The aim of this study was to characterize the clinical phenotype and the contribution of the AR gene to the molecular cause of 46,XY DSD in our population.


Methods

We studied 41 unrelated 46,XY DSD patients with clinical and hormonal characteristics consistent with AIS. CAIS was suspected in 11 of the patients and PAIS in 30. All patients presented with female or ambiguous external genitalia, adequate T production without evidence of steroidogenic blockade and no Müllerian structures evident on abdominal ultrasound. Patients with hormonal determinations previous to gonadal biopsy or gonadectomy presented no biochemical evidence of gonadal dysgenesis and had normal male follicle-stimulating hormone (FSH) levels. In these individuals, the AR gene was the first candidate for molecular analysis.

Informed consent for the genetic study was obtained from all of the patients or their parents guardians after full explanation of the purpose and nature of all procedures.

The study was approved by the Independent Ethics Committee “Prof. Dr. J. P. Garrahan Pediatric Hospital” (reference number: 971).


Hormonal Assays

Serum luteinising hormone (LH) and FSH levels were determined by the IMX systems (Abbott Laboratories, Abbott Park, IL); assay sensitivity was 0.3 IU/L for LH and 0.2 IU/L for FSH; interassay coefficient of variation ranged from 3.1-8.7% for LH and from 3.8-12% for FSH. Serum anti-Müllerian hormone (AMH) levels were determined by ELISA; assay sensitivity was 0.5 pmol/L and assay limit of quantification 1.2 pmol/L serum T was determined by a DPC Immulite® Assay System (Diagnostic Products, Los Angeles, CA); assay sensitivity was 0.17 nmol/L; interassay coefficient of variation ranged from 7.4 to 13%.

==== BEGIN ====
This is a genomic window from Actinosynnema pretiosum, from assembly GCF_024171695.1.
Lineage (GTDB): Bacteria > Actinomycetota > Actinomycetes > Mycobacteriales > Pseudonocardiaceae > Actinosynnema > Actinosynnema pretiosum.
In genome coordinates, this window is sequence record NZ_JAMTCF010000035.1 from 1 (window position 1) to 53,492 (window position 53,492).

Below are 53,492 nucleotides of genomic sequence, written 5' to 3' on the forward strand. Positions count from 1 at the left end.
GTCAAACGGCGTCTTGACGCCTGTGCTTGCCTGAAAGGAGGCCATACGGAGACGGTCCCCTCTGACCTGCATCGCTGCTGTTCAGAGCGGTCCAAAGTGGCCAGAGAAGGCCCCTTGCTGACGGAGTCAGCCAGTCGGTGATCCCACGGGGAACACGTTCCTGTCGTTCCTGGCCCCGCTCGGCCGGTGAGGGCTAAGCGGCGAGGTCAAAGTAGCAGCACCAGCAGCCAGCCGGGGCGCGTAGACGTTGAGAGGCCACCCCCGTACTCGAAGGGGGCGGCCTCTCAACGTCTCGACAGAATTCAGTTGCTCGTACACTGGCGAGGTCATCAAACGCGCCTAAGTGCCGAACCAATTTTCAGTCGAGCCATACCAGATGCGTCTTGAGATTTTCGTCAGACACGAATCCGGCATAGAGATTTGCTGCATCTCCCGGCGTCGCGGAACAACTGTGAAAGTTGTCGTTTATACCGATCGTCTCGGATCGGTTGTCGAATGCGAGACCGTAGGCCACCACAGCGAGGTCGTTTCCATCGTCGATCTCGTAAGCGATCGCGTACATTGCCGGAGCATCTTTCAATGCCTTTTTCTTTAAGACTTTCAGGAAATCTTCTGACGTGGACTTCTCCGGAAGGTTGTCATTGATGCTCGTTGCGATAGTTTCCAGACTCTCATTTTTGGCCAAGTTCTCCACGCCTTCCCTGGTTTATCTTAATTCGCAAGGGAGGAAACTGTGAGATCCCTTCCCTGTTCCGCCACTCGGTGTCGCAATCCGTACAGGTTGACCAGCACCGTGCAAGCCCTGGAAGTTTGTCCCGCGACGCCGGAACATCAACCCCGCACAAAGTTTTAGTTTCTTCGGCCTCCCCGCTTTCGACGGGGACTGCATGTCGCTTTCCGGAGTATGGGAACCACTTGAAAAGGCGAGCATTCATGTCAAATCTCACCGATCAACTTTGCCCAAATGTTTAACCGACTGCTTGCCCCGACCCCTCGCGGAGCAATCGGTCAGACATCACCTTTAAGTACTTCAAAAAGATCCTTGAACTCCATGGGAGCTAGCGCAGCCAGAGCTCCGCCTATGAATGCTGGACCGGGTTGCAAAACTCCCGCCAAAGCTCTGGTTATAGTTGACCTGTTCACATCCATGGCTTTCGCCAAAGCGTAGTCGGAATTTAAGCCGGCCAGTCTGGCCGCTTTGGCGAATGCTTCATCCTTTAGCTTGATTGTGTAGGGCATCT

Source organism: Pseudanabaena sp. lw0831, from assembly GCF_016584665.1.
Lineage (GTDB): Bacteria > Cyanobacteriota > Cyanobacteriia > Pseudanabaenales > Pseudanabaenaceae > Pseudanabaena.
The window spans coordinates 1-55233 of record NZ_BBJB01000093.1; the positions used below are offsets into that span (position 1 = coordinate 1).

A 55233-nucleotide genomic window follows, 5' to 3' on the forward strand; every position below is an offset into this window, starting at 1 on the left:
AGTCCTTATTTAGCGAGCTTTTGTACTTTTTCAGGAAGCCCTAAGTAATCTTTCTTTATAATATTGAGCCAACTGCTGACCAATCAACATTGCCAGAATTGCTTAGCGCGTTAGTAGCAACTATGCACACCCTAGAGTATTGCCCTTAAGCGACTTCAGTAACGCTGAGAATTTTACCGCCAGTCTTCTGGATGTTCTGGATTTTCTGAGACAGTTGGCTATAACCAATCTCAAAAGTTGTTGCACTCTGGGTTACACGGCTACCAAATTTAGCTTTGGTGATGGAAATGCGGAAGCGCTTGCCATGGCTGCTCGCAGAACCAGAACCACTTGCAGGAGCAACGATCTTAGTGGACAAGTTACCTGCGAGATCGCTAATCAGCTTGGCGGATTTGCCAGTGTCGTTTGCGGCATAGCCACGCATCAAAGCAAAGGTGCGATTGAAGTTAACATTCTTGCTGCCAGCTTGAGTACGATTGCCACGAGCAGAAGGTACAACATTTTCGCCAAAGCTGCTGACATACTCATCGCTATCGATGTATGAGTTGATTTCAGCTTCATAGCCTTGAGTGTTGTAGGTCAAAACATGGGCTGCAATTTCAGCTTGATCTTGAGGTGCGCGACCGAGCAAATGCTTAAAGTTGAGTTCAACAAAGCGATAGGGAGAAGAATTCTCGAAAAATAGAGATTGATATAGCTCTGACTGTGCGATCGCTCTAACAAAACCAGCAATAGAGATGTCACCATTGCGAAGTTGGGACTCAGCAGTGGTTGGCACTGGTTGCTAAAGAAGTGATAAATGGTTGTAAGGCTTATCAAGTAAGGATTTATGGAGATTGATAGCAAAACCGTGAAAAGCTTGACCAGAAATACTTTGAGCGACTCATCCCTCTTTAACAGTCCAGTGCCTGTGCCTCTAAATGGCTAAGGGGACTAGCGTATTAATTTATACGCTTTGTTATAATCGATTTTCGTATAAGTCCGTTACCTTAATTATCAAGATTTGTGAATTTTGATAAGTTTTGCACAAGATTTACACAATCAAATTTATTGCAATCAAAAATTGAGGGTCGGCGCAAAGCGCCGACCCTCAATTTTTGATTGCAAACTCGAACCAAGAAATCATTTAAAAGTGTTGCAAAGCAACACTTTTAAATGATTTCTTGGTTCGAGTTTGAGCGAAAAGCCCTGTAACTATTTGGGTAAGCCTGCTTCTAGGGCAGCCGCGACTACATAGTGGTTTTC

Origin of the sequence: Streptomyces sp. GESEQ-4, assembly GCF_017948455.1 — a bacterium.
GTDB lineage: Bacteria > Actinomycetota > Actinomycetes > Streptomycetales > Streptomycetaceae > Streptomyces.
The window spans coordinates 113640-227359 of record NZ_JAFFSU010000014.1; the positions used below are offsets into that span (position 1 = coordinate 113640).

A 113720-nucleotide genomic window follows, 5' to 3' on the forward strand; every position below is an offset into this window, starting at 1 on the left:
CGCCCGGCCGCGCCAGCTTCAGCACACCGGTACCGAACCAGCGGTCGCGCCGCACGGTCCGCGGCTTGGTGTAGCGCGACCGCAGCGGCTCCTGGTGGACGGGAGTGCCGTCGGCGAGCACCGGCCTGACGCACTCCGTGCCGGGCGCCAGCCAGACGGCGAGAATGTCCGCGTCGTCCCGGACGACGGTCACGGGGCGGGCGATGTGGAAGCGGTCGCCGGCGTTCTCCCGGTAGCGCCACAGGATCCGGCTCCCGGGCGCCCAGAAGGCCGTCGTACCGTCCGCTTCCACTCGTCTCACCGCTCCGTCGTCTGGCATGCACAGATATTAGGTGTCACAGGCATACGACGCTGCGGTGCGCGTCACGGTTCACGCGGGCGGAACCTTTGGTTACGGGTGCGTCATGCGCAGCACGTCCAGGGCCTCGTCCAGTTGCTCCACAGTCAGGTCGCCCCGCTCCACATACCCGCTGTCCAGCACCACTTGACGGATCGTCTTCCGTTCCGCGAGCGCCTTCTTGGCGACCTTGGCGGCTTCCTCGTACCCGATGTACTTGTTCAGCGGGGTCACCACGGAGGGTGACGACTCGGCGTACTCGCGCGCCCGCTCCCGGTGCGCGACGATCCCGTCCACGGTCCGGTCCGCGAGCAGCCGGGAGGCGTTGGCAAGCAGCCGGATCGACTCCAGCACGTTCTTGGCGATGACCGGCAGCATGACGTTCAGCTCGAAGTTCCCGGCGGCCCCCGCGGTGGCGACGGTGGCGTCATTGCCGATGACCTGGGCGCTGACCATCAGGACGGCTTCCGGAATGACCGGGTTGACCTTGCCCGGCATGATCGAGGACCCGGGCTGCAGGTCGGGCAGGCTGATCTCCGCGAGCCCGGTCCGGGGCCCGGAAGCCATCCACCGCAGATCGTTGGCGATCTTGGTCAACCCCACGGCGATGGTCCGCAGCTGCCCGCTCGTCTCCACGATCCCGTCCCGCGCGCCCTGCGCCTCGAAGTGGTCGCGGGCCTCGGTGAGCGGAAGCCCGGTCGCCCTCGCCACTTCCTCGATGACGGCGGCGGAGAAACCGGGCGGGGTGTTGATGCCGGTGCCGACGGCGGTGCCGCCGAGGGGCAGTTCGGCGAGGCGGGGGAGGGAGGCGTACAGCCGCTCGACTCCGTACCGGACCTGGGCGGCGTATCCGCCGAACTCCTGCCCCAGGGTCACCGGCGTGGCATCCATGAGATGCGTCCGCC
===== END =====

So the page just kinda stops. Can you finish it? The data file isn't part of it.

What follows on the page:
AR Gene Mutation Analysis

Genomic DNA was isolated from peripheral blood leukocytes of all patients (41 index cases) and 25 family members from 17 families according to standard procedures. There were seven families in which family members were not available for molecular studies. The entire coding region (exons 1-8) and splice sites in flanking intronic regions of AR gene were polymerase chain reaction (PCR) amplified and sequenced by automated analysers (6).

After PCR, the products were assessed by electrophoresis on a 1% agarose gel stained with ethidium bromide and showed a single band with expected size. The PCR products were purified (Qia Quick PCR Purification Kit, Qiagen, Buenos Aires, Argentina) and sequenced using a BigDye Terminator version 3.1 cycle sequencing kit (Applied Biosystems, Buenos Aires, Argentina) on an ABI PRISM® 3130 Genetic Analyzer capillary DNA sequencer (Applied Biosystems, Buenos Aires, Argentina). The primers used for sequencing were the same as those used for PCR. Previously reported intronic mutations were also analysed [Human Gene Mutation Database (HGMD), www.hgmd.cf.ac.uk/]. The nucleotide sequences obtained were compared with those from Genebank accession number: NG_009014.2. Nucleotide changes were reconfirmed in each sample DNA by antisense sequence and resequencing after a new PCR product was produced from the original DNA extract.


In silico Protein Analysis

Nonsense and frameshift mutations which implicate a premature stop codon and a truncated protein were considered deleterious.

The sequence homology-based tool, [Sorting Intolerant from Tolerant (SIFT); http://sift.jcvi.org/], version 2.0.6, the structure-based tool PolyPhen-2 (Polymorphism Phenotyping v2, http://genetics.bwh.harvard.edu/pph2/) and Mutation Taster (http://www.mutationtaster.org/) were used to predict the pathogenicity of the previously undescribed missense variants using default settings. To evaluate the implication of a novel synonymous mutation, we used The Berkeley Drosophila Genome Project (http://www.fruitfly.org/) as a splice site prediction program.

The SIFT algorithm predicts the functional importance of the substitutions based on the alignment of orthologous and/or paralogous protein sequences. The PolyPhen-2 algorithm predicts the functional effects of amino acid changes by considering conservation, physicochemical differences and the proximity of the substitution to the predicted functional domains. Unlike SIFT or PolyPhen which handle only single amino acid substitutions, MutationTaster works on the DNA level and allows insertions and deletions up to 12 base pairs.